Re: Unisys and LZW
- To: firstname.lastname@example.org
- Subject: Re: Unisys and LZW
- From: email@example.com (Mike Bilow)
- Date: Thu, 19 Jan 95 15:58:00 -0000
- Reply-to: firstname.lastname@example.org
kz1f wrote in a message to Mike Bilow:
> We have had the same hazzles with the RSA encryption algorithm. In the
> U.S. you have to pay royalties to RSA, Inc. when you use it. In Canada
> we do not. Different laws.
k> This is surprising. Canada does not recognize US patents? I
k> know that alot of Asia doesnt, hence the bootlegging of
k> Microsoft products etc but I would think that particually
k> given the trade agreements with Canada that they would have
k> to honor our patent laws and rights etc.
No one is entirely certain whether U.S. law allows algorithms to be patented.
Until about 15 years ago, every patent lawyer in the U.S. would have told you
that algorithms absolutely could not be patented. Nowhere except in the U.S.
does anyone think algorithms are subject to patent even now. The Patent Office
itself is silent on the issue, taking the position, as I understand it, that it
is not their place to make that decision by denying patents, and they therefore
allow the holders of the patents to try and defend them in court.
The Patent Office also admits that they are incapable of accurately determining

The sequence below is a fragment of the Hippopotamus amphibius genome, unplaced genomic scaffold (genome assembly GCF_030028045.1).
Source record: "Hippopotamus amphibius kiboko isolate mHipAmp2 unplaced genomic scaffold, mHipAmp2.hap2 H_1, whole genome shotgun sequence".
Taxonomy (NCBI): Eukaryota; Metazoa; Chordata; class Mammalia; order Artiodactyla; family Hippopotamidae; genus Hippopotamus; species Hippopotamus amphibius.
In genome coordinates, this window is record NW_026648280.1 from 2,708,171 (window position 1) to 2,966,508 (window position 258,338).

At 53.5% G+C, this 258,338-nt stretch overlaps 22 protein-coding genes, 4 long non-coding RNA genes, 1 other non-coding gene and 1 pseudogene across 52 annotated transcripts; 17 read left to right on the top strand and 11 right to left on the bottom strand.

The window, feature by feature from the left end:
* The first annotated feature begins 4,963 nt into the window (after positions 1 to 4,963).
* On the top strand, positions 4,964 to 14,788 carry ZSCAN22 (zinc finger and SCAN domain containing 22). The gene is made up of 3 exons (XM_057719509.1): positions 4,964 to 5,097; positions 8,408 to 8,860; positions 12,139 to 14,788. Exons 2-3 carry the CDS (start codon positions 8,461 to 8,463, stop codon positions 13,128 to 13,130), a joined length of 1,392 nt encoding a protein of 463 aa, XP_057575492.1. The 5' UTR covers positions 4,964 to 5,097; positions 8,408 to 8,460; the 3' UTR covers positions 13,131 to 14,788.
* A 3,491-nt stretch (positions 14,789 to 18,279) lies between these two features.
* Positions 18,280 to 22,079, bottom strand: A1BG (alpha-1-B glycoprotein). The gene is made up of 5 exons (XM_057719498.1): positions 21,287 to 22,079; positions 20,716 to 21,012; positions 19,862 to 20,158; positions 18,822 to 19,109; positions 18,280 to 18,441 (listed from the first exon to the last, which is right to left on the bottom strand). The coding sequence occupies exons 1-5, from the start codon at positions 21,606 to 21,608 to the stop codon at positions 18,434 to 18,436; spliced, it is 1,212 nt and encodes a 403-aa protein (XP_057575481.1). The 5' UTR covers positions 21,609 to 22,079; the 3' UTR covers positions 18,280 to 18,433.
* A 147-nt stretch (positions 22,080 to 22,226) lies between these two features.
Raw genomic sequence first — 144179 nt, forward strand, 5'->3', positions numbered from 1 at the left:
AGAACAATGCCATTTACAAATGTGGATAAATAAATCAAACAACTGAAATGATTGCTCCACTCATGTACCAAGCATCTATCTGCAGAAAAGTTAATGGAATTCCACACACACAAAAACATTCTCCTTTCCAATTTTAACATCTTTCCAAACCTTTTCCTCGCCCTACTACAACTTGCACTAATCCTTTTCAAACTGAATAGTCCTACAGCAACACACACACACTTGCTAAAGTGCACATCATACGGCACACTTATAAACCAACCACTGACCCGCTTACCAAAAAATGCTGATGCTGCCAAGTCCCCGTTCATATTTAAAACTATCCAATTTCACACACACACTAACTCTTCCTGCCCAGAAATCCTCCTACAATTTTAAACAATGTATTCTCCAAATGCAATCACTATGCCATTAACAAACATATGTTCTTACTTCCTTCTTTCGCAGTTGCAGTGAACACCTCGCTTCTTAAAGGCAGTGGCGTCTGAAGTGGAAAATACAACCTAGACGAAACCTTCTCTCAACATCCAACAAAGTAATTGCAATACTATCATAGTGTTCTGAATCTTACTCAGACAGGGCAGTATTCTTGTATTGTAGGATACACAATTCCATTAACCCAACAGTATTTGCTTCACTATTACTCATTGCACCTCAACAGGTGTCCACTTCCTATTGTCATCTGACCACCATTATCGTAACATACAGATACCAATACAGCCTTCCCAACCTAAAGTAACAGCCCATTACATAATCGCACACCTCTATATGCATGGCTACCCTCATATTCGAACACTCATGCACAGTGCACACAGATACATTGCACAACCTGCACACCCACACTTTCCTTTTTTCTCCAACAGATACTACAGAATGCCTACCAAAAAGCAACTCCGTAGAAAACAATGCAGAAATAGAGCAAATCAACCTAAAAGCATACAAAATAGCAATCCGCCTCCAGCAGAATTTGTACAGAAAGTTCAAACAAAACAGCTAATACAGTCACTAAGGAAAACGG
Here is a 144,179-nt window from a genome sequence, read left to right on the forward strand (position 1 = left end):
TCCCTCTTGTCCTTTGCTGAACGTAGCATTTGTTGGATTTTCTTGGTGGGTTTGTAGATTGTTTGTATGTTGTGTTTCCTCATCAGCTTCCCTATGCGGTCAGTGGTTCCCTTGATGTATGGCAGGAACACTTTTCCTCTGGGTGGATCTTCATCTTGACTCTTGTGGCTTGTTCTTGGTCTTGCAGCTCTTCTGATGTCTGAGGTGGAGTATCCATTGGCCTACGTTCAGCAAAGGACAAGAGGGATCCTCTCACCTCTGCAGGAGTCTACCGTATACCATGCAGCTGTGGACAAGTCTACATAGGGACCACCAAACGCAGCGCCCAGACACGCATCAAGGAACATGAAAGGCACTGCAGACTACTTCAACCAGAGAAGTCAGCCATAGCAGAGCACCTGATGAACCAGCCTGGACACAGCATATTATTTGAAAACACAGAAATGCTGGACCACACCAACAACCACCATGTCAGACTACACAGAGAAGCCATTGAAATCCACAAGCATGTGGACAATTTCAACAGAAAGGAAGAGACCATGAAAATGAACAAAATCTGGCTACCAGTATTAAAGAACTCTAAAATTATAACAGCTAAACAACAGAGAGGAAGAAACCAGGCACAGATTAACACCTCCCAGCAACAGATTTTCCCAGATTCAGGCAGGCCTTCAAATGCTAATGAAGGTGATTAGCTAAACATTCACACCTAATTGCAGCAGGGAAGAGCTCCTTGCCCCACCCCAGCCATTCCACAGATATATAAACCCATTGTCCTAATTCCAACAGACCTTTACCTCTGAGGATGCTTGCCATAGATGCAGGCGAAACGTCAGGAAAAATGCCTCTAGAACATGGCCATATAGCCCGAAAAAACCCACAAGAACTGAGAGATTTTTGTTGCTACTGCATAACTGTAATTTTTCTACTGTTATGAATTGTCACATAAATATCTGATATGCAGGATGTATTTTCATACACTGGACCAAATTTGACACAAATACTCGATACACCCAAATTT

claims of "prior art" on algorithms, since many algorithms make it into the
public domain and are widely known before someone thinks to write them up.
This accounts for some of the most notorious patents issued for algorithms,
such as the patents for XOR and for network bit order, and for the Compton's
patent covering multimedia and hypertext that was recently revoked after
The patent law is such a complete mess that most businesses decide that they
are better off to violate a patent claim and see what happens, attacking the
validity of the patent claim if ever challenged. This has become so much the
usual practice that the patent system itself has been rendered almost useless.
k> Free Software
k> Foundation doesnt view algorithms as patentable either but
k> that doesnt mean they dont have to respect the patents from
k> those that do think they are.
I think you are confusing FSF with the League for Programming Freedom. FSF is
the organization which also opposes copyright of software, and in furtherance
of that goal administers the GNU General Public License. LPF supports
copyright of software, but opposes patent of software. Unlike copyright, a
patent covers all implementations of an idea, even if performed or discovered
independently by someone in complete ignorance of the work of the patent
holder. Worse, patent protection begins with the creation of the idea and the
patent process is pursued in secret, so many indpendent rediscoveries may occur
and make it into production before it is possible for the rediscovers to know
that they have committed an infringement and will be liable for it.